Everyone in California has lost their damn minds in advance of the state's foie gras ban that goes into effect this Sunday, July 1st.

Californians have known this was coming for 8 years (the ban was signed into law by Governor Schwarzenegger in 2004) but, with a child's concept of time, have spent the intervening months convinced always that the dark day of the foie gras ban was still very, very, very far away. Now that the final hours are upon them, many of the state's more insufferable citizens are downing foie gras like it's the only food their bodies can process.

For the past few weeks, chefs have been adding special foie gras-based dishes to their menus, hosting 7-course foie gras dinners, and inserting foie gras into every food into which foie gras can be inserted and also many into which it can't, including: chocolate cake, cheesecake, jelly donuts, cotton candy, waffles, parfait, and toffee.

This kind of behavior is very déclassé. This is why Californians do not deserve fancy French things.

Foie gras is produced by force-feeding ducks and geese corn through a rubber tube in order to enlarge their livers, a process that sounds much more majestic when you describe it using the French term gavage.

The L.A. Times reports that some experts believe the method doesn't hurt the birds, as these BJ naturals have no gag reflex. Animal rights advocates claim the process does cause pain and is, in any case, inhumane.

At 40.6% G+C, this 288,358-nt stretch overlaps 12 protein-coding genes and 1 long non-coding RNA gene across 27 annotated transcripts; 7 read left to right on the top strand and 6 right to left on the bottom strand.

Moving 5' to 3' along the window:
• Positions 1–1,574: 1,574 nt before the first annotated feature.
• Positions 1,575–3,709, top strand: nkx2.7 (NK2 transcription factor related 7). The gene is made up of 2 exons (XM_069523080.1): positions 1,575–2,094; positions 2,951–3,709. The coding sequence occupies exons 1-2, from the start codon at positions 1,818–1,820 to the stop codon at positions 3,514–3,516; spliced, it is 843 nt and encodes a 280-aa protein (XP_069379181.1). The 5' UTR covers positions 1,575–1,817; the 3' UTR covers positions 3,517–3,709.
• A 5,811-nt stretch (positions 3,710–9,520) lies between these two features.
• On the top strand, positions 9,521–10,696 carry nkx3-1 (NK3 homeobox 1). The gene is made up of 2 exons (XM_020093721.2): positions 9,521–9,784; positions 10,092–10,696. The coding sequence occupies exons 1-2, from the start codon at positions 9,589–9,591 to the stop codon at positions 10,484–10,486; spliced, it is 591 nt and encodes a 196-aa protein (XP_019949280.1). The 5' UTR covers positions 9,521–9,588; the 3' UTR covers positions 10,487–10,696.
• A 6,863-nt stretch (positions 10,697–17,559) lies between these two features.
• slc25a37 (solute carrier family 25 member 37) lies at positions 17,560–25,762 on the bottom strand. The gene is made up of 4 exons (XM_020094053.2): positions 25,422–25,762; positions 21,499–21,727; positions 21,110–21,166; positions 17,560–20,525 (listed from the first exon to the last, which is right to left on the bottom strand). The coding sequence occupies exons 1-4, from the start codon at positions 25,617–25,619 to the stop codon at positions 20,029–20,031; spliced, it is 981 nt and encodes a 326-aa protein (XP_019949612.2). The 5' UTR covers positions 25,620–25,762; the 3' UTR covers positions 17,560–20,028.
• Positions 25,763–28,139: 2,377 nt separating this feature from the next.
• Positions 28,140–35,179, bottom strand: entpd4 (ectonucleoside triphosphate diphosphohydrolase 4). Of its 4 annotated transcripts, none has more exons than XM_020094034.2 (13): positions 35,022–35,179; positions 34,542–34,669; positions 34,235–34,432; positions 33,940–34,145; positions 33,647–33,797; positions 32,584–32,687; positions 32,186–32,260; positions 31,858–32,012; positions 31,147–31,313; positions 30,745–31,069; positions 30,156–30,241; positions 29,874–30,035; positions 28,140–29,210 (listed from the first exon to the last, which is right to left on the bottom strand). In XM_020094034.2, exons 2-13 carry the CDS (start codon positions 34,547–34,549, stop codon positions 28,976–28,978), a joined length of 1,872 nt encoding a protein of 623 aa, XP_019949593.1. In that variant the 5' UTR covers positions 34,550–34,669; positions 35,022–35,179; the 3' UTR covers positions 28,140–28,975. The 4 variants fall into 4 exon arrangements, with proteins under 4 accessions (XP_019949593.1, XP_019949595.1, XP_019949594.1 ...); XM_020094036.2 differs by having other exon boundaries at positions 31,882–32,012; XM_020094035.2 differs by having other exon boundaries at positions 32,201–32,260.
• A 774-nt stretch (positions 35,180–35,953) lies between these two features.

While Californians are indeed bugging, perhaps no one has taken news of the ban as hard as random French people interviewed by Reuters for a story about their outrage.

A spokesman for France's foreign ministry noted that the country "can only regret California's decision," though the economic implications for France will be negligible, as most of the United States' foie gras comes from the United States.

French chef André Daguin suggested that the ban would create a cutthroat new black market for foie gras, before clarifying that he wasn't suggesting that, and then going ahead and suggesting exactly that, once more:

"This will spur consumption and people will make fortunes thanks to it. I wouldn't go as far as to say it will create a new Al Capone, but it's like that."

One can only hope that, eighty years from now, a premium cable channel will develop a television series set against the backdrop of early 2010s California, a place where foie was power and the only things bigger than the unnaturally-fattened goose livers stored in dodgy characters' Styrofoam coolers were the foie bosses' wallets and also their McMansions. ("A more elegant time," our grandchildren will text.)

But there may yet be a ray of hope for the poor, the persecuted, the foie gras aficionados of America's 31st state: underground revolutionary pamphlet The San Francisco Examiner is spreading the word that, like caring too much or being ugly on a Sunday, defiance of California's foie gras ban may be one crime that police are willing to overlook.

"This is not a crime that would be investigated by the LAPD or likely any other municipal police department," Los Angeles Police Department Officer KarenRayner said in an email.

"I'm not aware of any plans for us to enforce it," San Francisco Police Department Sgt. Michael Andraychak said in an interview.

A beautiful example of man's humanity to man in a time of terror.

[L.A. Times // Reuters // San Francisco Examiner // Wall Street Journal // Image via AP]